“The Disaster Artist” details a filmmaker whose artistic ambitions outweighed his talent. The true story of Tommy Wiseau, the writer, director, producer and star of “The Room” is the title character, a man who miraculously and unwittingly turned disaster into triumph.
The story of the making of the worst film ever begins in 1998 at an acting class. Greg Sestero’s (Dave Franco) excerpt from “Waiting for Godot” has severely underwhelmed the teacher. Uptight and timid he’s as stiff as a board onstage. In other words he’s the complete opposite of Wiseau (James Franco), a loose-limbed performer with a wardrobe that looks nicked from Madonna’s closet circa 1986, who is as uninhibited as Greg is clenched.
Tommy is mysterious figure. He claims to be in his twenties, despite clearly being a child of the 1960s. He says his unusual Eastern European accent hails from New Orleans and insists on not being asked personal questions. The there is the question of why his bank account is, apparently, bottomless.
As the odd couple get friendly Tommy becomes Greg’s mentor. “You have to be the best, Greg,” he says, and never give up.” They hang out, watch “Rebel Without a Cause”— “You could be like James Dean,” Tommy says.—and hatch a plan to move to Los Angeles to make their mark in show biz. “I don’t want a career,” Tommy says. “I want my own planet.”
Setting up shop in Tommy’s LA pad, they audition and work but an impromptu audition is an epiphany for Wiseau. Spotting a high rolling producer (Judd Apatow) at a fancy restaurant Tommy recites Shakespeare for the bewildered man. Before being thrown out the producer gives him some advice. “Just because you want it doesn’t mean it’s going to happen. Even with the talent of Brando it’s one in a million and you don’t have it. It’s not going to happen for you.”
In the face of rejection Tommy decides to take matters into his own hands. “Hollywood rejects us,” he says. “We do it on our own.” He writes “The Room,” a self proclaimed masterpiece that he will produce, direct and appear in. Of course there is a juicy role in there for Mark as well.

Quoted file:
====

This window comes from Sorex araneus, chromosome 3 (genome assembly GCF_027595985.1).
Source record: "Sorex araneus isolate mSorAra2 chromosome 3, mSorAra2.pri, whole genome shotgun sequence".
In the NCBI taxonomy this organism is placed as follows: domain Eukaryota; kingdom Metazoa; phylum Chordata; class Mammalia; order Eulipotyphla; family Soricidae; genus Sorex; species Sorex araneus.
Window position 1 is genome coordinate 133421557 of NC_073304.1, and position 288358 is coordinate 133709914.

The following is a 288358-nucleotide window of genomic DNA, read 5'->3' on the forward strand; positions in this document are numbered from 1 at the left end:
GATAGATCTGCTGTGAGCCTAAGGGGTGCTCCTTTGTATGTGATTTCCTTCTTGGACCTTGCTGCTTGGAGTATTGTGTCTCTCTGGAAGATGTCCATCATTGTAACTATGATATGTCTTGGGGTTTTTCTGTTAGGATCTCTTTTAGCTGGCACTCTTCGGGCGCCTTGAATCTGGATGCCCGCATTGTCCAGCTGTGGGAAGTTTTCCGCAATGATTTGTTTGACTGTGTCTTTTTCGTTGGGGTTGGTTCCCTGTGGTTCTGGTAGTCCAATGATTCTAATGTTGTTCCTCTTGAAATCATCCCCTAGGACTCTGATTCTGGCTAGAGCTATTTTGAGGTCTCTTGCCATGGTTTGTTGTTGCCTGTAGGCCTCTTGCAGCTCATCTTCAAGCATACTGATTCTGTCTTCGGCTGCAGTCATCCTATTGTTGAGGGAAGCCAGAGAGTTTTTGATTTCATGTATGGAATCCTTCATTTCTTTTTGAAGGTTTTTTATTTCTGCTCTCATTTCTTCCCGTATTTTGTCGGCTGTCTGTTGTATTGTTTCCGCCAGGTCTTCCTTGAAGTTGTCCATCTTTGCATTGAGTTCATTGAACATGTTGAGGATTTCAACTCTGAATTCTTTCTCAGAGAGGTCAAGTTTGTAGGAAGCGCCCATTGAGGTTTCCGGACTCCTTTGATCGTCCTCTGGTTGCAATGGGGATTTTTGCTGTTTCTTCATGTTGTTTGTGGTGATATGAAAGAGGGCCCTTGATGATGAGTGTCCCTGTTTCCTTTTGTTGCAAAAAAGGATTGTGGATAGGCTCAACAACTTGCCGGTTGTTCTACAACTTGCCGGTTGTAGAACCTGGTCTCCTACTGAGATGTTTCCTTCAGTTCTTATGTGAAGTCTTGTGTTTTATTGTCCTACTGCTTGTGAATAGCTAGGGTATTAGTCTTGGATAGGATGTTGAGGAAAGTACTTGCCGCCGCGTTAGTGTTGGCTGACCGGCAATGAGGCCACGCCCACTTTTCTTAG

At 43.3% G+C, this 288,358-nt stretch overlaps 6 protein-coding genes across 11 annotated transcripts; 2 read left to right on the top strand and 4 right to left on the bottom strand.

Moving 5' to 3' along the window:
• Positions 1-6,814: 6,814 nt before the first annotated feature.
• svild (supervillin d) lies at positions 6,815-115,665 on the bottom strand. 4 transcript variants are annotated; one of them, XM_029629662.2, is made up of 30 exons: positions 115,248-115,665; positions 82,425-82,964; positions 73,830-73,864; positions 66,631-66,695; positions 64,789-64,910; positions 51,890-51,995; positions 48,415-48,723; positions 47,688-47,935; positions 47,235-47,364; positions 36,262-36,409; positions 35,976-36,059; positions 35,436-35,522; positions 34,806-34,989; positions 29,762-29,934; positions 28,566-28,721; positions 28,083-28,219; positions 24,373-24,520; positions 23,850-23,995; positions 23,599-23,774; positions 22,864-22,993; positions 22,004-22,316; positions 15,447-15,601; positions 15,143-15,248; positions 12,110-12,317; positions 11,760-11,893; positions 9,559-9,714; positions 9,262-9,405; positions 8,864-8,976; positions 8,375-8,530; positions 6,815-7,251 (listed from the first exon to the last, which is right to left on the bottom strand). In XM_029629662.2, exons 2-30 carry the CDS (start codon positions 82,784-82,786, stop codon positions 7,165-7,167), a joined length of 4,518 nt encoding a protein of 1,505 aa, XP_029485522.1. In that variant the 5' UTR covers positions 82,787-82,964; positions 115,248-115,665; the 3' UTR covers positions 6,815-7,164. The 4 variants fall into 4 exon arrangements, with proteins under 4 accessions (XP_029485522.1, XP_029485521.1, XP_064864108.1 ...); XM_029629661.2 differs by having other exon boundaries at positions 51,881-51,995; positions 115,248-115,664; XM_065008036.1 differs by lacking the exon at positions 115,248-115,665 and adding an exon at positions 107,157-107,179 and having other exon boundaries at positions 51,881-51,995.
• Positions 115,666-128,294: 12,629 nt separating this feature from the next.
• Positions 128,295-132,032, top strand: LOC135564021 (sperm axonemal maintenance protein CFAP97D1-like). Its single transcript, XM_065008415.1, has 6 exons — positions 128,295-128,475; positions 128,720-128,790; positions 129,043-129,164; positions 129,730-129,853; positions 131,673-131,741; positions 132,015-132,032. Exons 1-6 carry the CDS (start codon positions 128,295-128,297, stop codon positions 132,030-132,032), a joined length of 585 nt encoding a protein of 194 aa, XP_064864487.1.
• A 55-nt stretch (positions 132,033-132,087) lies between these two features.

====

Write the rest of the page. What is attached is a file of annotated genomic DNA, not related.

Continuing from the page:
Much of the rest of the movie is spent chronicling the bizarro-land production of the film-within-the-film. Bankrolled by Tommy, the $6 million production was plagued not only by a nonsensical script but Wiseau’s strange behaviour. When Greg moves in with his girlfriend (Alison Brie) Tommy feels betrayed and takes it out on the cast and crew.
The final product is the stuff of legend. “The Room” is an incomprehensible mess, a movie so misguided it starts off bad, gets worse and keeps going, through sheer force of will to become enjoyable. It’s a film so awful audiences can’t take their eyes off it, like a car crash. “Is it still going?” asks Lisa (Ari Graynor), one of the stars of the film through tears and giggles.
The key to pulling off “The Disaster Artist” is not recreating “The Room” beat for beat, although they do that, it’s actually about treating Wiseau as a person and not an object of fun. He’s an outrageous character and Franco commits to it 100%. From the marble-mouthed speech pattern that’s part Valley Girl and part Beaker from The Muppets to the wild clothes and stringy hair, he’s equal parts creepy and lovable but underneath his bravado are real human frailties. Depending on your point of view he’s either delusional or aspirational but in Franco’s hands he’s never also never less than memorable. It’s a broad, strange performance but it may also be one of the actor’s best.
“The Disaster Artist” is a character study about the power of dreams. Even if it isn’t in the way Tommy intended, audiences have fun at “The Room” screenings. “How often do you think Hitchcock got a response like this?” asks Greg as the crowd roars with laughter.
The new film is a love letter to the movies and how they are the stuff dreams are made of. As for the success of Tommy’s dream? It’s like what Adam Scott says about “The Room” in one of the film’s celebrity testimonials, “Who watches the best picture from a decade ago? But people are still watching ‘The Room.’”